The United Nations Mission in the Central African Republic (MINUSCA) announced Monday the arrival of its first convoy of humanitarian aid in Bangui, since the blockade of the capital by rebels 50 days ago.
On December 19, rebels who already occupy two thirds of the Central African Republic launched an offensive with the aim of overthrowing the regime of President Faustin Archange Touadéra.
This Monday, fourteen trucks of UN humanitarian aid escorted by the Blue Helmets0. Among them, nine belonged to the World Food Program (WFP), the others contained equipment dedicated to Minusca.
More than 1600 trucks had been blocked at the Cameroonian border since then. It is through this strategic zone that almost all the goods imported by the Central African Republic arrive.
As the country is completely landlocked in the heart of the continent, food arrives by road via neighboring Cameroon.
Questioned by AFP, the spokesman for the Minusca, Vladimir Monteiro, did not specify whether the delivery of this convoy had been allowed thanks to the presence of peacekeepers and their protection or with the agreement of the rebels.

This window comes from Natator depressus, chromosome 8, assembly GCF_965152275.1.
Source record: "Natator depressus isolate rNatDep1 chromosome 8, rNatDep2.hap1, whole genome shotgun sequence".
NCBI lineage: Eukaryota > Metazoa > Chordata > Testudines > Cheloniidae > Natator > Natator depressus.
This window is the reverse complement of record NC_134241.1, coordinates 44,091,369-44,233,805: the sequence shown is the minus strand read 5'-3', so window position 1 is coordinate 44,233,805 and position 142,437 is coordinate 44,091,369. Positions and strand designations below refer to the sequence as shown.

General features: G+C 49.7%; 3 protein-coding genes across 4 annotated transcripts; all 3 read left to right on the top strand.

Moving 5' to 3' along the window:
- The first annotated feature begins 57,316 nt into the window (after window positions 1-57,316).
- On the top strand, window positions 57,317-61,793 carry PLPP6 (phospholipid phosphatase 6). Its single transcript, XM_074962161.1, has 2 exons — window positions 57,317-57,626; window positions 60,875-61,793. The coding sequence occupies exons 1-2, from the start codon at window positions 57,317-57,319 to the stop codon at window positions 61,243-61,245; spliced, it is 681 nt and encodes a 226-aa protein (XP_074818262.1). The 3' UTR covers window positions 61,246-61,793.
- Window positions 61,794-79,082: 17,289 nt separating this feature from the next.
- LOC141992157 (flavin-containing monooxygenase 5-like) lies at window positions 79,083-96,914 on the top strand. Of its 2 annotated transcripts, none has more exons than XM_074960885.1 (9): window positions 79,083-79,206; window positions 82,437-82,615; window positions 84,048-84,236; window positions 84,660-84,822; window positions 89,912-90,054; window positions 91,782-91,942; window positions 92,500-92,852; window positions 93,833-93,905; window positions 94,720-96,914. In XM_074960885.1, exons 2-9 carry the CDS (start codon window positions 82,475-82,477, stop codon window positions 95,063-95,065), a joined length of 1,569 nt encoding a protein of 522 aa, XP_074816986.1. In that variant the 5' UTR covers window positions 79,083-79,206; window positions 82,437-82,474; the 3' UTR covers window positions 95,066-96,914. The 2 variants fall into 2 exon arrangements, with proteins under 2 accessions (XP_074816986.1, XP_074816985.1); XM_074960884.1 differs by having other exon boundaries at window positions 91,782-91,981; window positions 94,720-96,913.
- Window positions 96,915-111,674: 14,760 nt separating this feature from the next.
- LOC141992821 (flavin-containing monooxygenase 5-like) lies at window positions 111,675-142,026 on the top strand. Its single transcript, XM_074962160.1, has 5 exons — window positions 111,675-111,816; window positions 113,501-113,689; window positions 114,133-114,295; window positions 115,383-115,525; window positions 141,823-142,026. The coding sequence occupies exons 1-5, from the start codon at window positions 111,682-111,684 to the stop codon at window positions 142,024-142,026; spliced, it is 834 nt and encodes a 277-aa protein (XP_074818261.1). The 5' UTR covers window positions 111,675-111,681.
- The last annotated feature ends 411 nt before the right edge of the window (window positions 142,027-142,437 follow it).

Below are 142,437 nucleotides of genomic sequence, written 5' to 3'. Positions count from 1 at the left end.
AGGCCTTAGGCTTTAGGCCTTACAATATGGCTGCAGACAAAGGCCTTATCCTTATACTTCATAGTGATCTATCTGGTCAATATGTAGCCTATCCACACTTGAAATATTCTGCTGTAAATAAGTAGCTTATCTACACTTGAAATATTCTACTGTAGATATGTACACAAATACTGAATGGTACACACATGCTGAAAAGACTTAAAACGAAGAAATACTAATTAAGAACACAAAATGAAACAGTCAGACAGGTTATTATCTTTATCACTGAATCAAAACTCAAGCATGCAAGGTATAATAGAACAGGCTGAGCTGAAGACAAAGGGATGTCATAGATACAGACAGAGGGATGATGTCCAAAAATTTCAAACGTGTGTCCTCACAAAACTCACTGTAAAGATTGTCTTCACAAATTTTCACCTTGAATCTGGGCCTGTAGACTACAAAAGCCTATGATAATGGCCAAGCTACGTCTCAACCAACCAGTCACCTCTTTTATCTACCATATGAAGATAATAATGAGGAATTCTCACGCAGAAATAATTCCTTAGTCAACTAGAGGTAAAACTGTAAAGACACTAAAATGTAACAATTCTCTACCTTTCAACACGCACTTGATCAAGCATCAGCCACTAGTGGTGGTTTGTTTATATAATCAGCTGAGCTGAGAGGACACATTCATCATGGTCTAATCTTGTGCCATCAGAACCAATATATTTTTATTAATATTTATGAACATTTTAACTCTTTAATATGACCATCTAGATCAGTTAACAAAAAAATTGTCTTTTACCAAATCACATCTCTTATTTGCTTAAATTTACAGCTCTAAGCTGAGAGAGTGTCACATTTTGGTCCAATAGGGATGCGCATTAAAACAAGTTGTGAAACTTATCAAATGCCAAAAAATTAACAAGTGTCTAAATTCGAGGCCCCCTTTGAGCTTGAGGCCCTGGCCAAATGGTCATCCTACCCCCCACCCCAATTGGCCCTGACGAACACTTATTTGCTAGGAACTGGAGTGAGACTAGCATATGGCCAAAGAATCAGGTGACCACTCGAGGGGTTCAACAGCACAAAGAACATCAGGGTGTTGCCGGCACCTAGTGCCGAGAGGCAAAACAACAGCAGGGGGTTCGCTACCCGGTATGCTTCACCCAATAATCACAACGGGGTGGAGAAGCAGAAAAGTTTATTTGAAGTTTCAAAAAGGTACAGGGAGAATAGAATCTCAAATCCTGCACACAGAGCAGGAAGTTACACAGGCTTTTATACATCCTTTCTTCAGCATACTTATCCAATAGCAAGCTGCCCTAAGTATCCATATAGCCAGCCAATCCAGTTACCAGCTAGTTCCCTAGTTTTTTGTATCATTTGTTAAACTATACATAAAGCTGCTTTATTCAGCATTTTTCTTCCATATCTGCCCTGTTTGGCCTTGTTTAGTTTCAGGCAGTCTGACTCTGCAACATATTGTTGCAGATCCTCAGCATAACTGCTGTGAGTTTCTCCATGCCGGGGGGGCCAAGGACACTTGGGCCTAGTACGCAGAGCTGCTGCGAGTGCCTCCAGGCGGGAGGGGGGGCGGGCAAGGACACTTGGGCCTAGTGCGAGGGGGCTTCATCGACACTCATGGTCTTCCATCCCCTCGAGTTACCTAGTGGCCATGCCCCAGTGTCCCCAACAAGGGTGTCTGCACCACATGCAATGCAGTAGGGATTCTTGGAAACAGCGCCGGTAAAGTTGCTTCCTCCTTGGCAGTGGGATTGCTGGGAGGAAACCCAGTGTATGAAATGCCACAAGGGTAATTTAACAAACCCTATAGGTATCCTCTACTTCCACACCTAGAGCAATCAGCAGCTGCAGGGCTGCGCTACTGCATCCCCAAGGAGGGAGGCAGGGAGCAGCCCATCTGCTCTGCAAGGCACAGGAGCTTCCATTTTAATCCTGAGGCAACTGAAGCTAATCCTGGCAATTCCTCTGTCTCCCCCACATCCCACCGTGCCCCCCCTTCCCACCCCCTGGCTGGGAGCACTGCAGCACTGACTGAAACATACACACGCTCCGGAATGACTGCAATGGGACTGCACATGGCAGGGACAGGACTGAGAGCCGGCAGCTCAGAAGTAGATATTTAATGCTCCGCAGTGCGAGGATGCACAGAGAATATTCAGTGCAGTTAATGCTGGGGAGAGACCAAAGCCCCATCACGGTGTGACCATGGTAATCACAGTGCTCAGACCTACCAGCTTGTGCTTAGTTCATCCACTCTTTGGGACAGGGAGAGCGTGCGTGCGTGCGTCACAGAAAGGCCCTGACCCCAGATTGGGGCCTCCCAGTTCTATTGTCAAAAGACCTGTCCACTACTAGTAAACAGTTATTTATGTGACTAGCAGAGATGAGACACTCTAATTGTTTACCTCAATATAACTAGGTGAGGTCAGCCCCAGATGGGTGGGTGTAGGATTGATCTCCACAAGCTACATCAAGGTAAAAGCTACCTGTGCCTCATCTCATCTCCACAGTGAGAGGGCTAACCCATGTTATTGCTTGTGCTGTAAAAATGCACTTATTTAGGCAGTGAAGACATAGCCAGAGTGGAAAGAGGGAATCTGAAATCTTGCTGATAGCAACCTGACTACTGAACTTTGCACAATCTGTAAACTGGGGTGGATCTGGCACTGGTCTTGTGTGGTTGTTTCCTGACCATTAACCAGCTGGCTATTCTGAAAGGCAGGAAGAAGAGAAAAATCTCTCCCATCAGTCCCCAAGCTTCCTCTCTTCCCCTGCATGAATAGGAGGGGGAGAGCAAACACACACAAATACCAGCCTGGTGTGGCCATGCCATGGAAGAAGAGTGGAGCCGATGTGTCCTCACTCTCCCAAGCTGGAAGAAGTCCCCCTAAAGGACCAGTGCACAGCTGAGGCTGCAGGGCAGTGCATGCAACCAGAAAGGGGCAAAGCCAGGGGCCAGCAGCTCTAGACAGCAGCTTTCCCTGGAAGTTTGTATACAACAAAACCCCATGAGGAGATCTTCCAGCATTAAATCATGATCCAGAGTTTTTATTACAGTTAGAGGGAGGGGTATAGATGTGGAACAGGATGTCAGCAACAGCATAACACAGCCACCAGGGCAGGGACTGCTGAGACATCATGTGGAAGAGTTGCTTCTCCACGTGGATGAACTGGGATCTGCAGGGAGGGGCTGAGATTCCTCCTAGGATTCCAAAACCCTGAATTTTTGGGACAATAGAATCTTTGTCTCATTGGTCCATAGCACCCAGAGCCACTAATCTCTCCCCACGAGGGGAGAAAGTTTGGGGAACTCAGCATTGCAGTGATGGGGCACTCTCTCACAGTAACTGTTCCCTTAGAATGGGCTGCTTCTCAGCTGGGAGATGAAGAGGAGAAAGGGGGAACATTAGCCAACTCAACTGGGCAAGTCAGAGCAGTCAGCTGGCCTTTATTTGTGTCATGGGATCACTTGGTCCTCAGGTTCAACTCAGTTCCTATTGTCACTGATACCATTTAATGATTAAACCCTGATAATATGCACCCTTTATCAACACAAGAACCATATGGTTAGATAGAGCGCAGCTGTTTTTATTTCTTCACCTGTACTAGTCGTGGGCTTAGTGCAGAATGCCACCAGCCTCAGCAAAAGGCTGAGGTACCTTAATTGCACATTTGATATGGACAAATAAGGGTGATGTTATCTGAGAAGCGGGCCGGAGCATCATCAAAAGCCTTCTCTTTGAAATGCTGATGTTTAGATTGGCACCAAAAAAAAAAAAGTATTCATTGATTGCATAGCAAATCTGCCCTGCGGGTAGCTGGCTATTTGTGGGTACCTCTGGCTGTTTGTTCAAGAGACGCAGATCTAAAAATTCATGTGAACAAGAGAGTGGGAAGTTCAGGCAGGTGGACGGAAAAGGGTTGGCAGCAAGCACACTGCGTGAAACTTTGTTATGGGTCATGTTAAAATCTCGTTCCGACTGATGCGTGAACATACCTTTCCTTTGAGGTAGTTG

What is happening in the Central African Republic?
Since a coalition of armed groups overthrew President François Bozizé in 2013, the Central African Republic has been undergoing a civil war. The conflict between these movements and self-defense militias allied with deposed President François Bozizé lasted until 2018. Since then, the intensity of the clashes had mostly decreased.
But on December 19, 2020, eight days before the presidential election, a coalition of six rebel groups opposed to the re-election of President Faustin Archange Touadéra (elected to power in December 2016) announced an offensive and a "march on Bangui".
When President Faustin Archange Touadéra was re-elected on December 27, 2020 in a controversial poll, the rebels failed to march into the city, despite two attacks on the gates of the capital on January 13, 2021.
Translated with www.DeepL.com/Translator (free version)